People
v.
Frasier

Supreme Court, Appellate Division, Third Department, New York.Apr 4, 2013
962 N.Y.S.2d 787 (N.Y. App. Div. 2013)
962 N.Y.S.2d 787105 A.D.3d 10792013 N.Y. Slip Op. 2289

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2013-04-4

The PEOPLE of the State of New York, Respondent, v. Ronald FRASIER, Appellant.

Matthew J. Leonardo, Albany, for appellant, and appellant pro se. Robert M. Carney, District Attorney, Schenectady (Gerald A. Dwyer of counsel), for respondent.



Matthew J. Leonardo, Albany, for appellant, and appellant pro se. Robert M. Carney, District Attorney, Schenectady (Gerald A. Dwyer of counsel), for respondent.
Before: MERCURE, J.P., SPAIN, McCARTHY and GARRY, JJ.

McCARTHY, J.


Appeal from a judgment of the County Court of Schenectady County (Hoye, J.), rendered September 8, 2010, convicting defendant upon his plea of guilty of the crime of murder in the second degree.

During an altercation at a night club, defendant and his codefendant brother allegedly shot two victims, killing one and injuring the other. In connection with this incident, defendant was charged by indictment with murder in the second degree, assault in the first degree (three counts), attempted murder in the second degree, criminal possession of a weapon in the second degree (two counts) and criminal possession of a weapon in the third degree. The indictment additionally charged him with criminal possession of a weapon in the second degree (three counts) and criminal possession of a weapon in the third degree (four counts) in connection with several other incidents. After a week of trial, defendant pleaded guilty to murder in the second degree in satisfaction of all of the charges. County Court imposed the agreed-upon prison sentence of 18 years to life. Defendant appeals.

Defendant's brother pleaded guilty to murder in the second degree and assault in the first degree ( People v. Fraiser, 90 A.D.3d 1082, 933 N.Y.S.2d 625 [2011],lv. denied19 N.Y.3d 996, 951 N.Y.S.2d 472, 975 N.E.2d 918 [2012] ).

Once the indictment was returned, defendant's habeus corpus petition, seeking his release pursuant to CPL 190.80, was rendered moot and the exception to the mootness doctrine does not apply ( see People v. Bellamy, 85 A.D.3d 1395, 1396, 925 N.Y.S.2d 701 [2011];People v. Phillips, 277 A.D.2d 816, 819, 715 N.Y.S.2d 793 [2000],lv. denied 96 N.Y.2d 804, 726 N.Y.S.2d 382, 750 N.E.2d 84 [2001] ). Thus, we will not address County Court's handling of that petition.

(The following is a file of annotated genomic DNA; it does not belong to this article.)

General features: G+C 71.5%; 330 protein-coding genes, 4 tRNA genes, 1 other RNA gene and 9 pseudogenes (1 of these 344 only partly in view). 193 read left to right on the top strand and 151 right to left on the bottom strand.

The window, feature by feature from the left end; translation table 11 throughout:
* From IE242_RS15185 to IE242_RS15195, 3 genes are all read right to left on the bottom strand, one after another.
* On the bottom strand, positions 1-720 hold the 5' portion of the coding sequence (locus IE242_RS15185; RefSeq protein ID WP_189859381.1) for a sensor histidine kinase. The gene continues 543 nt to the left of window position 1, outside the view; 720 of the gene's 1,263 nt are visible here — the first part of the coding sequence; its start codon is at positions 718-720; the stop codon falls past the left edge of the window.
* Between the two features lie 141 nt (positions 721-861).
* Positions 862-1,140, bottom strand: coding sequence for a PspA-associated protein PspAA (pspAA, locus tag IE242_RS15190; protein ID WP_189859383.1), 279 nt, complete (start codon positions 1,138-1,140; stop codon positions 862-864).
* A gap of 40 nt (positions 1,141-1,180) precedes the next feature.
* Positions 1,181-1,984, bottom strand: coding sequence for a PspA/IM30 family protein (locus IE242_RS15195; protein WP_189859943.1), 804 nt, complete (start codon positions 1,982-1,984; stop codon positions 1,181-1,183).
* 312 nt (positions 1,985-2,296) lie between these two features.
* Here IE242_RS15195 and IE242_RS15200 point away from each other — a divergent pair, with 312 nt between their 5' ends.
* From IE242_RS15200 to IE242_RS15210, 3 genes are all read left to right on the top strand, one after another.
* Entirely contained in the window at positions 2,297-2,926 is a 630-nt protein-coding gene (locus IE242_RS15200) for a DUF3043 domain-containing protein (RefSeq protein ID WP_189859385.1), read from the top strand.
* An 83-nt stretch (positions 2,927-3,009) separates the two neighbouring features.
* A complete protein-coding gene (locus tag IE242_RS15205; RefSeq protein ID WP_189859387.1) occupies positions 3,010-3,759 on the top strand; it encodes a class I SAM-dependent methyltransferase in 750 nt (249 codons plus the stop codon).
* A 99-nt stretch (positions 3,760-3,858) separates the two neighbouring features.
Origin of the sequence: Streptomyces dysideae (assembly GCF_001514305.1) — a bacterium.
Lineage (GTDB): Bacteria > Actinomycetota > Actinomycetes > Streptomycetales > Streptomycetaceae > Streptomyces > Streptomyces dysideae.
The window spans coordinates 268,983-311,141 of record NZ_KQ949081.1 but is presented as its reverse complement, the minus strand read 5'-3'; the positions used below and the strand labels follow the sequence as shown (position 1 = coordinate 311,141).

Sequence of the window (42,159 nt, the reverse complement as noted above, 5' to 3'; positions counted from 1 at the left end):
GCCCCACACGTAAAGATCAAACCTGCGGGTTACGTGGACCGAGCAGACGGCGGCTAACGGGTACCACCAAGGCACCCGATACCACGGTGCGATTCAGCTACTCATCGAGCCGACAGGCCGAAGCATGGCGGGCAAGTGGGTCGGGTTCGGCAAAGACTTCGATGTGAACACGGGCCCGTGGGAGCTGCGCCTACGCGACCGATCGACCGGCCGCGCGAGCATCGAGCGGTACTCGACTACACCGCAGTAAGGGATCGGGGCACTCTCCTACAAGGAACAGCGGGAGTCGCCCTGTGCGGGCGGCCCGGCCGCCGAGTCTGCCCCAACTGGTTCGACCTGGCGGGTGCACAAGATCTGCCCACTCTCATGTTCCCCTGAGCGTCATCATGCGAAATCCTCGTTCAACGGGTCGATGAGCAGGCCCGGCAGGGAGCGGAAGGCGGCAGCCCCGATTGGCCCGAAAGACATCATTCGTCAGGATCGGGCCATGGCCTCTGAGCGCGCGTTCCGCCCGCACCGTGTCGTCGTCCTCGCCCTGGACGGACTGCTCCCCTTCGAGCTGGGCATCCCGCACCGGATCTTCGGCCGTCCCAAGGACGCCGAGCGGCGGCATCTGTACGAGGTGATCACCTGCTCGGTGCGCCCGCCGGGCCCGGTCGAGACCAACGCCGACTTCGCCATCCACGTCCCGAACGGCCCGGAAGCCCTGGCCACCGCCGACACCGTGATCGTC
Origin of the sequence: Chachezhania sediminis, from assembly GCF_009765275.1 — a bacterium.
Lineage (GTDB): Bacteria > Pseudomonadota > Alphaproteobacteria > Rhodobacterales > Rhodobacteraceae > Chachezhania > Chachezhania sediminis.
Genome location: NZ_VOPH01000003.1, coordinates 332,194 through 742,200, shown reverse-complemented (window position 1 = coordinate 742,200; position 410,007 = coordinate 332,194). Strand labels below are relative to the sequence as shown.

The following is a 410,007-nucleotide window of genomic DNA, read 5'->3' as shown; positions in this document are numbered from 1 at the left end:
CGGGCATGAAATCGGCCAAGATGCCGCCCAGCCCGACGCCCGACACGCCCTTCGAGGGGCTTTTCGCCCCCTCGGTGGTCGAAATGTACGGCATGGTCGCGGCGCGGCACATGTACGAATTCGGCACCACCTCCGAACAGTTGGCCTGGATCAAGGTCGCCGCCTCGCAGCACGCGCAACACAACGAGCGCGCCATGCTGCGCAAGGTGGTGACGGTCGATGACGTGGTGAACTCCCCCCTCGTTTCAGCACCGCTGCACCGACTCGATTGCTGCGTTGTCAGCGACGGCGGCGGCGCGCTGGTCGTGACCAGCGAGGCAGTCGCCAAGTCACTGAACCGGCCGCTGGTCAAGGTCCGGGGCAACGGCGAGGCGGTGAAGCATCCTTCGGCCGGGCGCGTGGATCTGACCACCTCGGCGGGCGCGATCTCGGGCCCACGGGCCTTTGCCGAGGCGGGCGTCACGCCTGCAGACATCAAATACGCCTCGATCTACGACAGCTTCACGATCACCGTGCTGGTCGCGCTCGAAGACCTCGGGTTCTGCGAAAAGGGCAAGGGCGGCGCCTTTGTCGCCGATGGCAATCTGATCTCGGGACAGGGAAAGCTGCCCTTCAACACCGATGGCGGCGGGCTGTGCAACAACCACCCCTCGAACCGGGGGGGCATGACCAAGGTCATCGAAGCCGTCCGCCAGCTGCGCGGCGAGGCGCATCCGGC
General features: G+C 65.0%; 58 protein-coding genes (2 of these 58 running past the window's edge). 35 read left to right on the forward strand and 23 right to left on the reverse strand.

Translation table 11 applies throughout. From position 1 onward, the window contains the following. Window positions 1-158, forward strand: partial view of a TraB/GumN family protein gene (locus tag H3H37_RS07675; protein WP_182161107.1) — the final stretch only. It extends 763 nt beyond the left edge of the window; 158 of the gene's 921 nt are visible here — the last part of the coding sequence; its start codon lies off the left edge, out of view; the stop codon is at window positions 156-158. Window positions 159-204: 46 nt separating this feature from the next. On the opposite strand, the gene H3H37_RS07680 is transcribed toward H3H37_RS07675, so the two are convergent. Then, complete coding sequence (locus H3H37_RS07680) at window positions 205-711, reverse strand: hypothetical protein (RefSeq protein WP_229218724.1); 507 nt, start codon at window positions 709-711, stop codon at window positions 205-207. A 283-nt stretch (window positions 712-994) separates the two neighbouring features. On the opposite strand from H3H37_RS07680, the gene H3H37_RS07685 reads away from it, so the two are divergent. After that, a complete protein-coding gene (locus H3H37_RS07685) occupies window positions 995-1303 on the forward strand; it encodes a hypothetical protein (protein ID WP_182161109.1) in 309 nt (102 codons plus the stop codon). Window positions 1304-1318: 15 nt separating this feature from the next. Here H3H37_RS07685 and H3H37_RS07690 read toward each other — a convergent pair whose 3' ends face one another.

After reviewing County Court's oral discussion of defendant's waiver of the right to appeal and the executed written waiver, we conclude that defendant validly waived his right to appeal ( see People v. White, 96 A.D.3d 1299, 1299–1300, 946 N.Y.S.2d 717 [2012],lv. denied19 N.Y.3d 1029, 953 N.Y.S.2d 563, 978 N.E.2d 115 [2012];People v. Clemons, 96 A.D.3d 1086, 1087, 945 N.Y.S.2d 492 [2012],lv. denied19 N.Y.3d 1101, 955 N.Y.S.2d 557, 979 N.E.2d 818 [2012] ). A valid waiver precludes arguments concerning rulings on technical or evidentiary matters, but claims survive the waiver if the alleged defects are jurisdictional or of a constitutional nature that go to the heart of the process ( see People v. Maye, 69 A.D.3d 1115, 1116, 893 N.Y.S.2d 375 [2010],lv. denied15 N.Y.3d 807, 908 N.Y.S.2d 167, 934 N.E.2d 901 [2010] ). Among the arguments foreclosed by defendant's waiver are his assertions that County Court erred in its decision following the Wade hearing and in precluding his alibi defense ( see People v. Lewis, 95 A.D.3d 1442, 1443, 944 N.Y.S.2d 388 [2012],lv. denied19 N.Y.3d 998, 951 N.Y.S.2d 474, 975 N.E.2d 920 [2012];People v. Moreno, 86 A.D.3d 863, 864, 927 N.Y.S.2d 487 [2011],lv. denied17 N.Y.3d 954, 936 N.Y.S.2d 80, 959 N.E.2d 1029 [2011] ).

Assuming, without deciding the question, that part of defendant's argument concerning the presentment to the grand jury raises an issue of a jurisdictional or constitutional nature, the argument is unavailing on the merits. Defendant asserts that the People improperly represented charges to a grand jury without court permission. If a grand jury votes to dismiss a proposed charge, the court may allow the People to resubmit the charges to the same or another grand jury ( seeCPL 190.75[1], [3] ). If the grand jury initially votes favorably on a charge, however, the statute does not impose the same limits on the People. In that situation, the People may, without court approval, resubmit the charge to the same grand jury with additional evidence on that charge or with additional proposed charges, or resubmit it to another grand jury and seek to obtain a superceding indictment ( see People v. Cade, 74 N.Y.2d 410, 414–415, 548 N.Y.S.2d 137, 547 N.E.2d 339 [1989] ). The grand jury minutes here reveal that the grand jury voted a true bill on the murder count but, before the indictment was filed with the court, the People presented additional evidence and numerous other proposed charges to the same grand jury, which then voted favorably on multiple charges as reflected in the indictment at issue. As there was no dismissal or withdrawal of charges, there was no second presentment of charges and the People were not required to obtain court permission to present additional evidence and proposed charges ( see id.). Thus, County Court correctly denied the portion of defendant's motion seeking dismissal of the indictment on that basis.

Defendant's remaining contentions, to the extent that they are not precluded by his guilty plea or valid waiver of appeal, are without merit.

ORDERED that the judgment is affirmed.

MERCURE, J.P., SPAIN and GARRY, JJ., concur.